A version of this post, which I wrote with Victoria Ward and Sabine Jaccaud of the change consultancy Sparknow, is also on The Futures Company blog.
Recently Francine Houben of Mecanoo Architecten talked about their design of Birmingham’s future library as a “living room for the city”. More than just storage, a dynamic space for movement, openness and exchange. In a blog she calls libraries “the cathedrals of our millennia”, which seemed a useful precursor to last Saturday’s National Libraries Day
The future of the library is, in some ways, a paradox.The trends that are running against it are more obvious, especially when combined with the financial pressures facing the British libraries system. But there are a surpring number of trends running in its favour. When you look at them together, the library becomes an object which allows us to have a discussion about the notion of the ‘public’ in the digital age.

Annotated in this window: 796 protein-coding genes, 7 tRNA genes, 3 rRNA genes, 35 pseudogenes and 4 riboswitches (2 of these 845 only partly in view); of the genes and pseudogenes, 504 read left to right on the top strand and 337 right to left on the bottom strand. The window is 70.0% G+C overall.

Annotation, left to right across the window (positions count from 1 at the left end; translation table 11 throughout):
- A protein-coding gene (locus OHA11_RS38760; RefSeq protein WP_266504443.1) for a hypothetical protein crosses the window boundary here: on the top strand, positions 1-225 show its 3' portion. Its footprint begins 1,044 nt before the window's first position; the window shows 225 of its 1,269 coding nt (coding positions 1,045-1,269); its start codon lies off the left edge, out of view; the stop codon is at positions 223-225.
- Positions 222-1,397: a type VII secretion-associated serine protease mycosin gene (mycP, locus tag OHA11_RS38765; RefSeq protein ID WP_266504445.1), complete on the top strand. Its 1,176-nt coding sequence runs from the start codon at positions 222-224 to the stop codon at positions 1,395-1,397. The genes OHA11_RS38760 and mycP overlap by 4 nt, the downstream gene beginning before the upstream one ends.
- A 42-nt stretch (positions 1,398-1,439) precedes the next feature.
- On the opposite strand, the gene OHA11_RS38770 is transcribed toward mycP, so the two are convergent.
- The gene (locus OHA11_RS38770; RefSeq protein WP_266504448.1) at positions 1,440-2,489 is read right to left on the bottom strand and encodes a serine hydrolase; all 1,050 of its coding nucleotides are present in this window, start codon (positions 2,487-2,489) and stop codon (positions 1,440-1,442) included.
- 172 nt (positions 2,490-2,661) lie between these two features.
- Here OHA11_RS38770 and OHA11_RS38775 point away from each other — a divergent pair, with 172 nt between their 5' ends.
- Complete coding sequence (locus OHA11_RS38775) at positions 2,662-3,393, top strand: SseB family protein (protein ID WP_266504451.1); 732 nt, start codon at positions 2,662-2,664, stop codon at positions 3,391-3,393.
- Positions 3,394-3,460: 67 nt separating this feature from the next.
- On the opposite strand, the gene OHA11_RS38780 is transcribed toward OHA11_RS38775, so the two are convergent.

I spent some of the weekend in Newcastle (or more precisely Gateshead) at the DOTT ’07 exhibition which marked the close of this ambitious two year project. Three essential lessons for me, which won’t be surprising to those who know the work of John Thackara, who directed the project:
- Sustainability is about flows, not stuff
- Those flows have to include knowledge as well as materials
- Sustainability needs social, public, and community engagement
The project has been well-documented on the website, but it’s worth pulling out a few personal moments of illumination.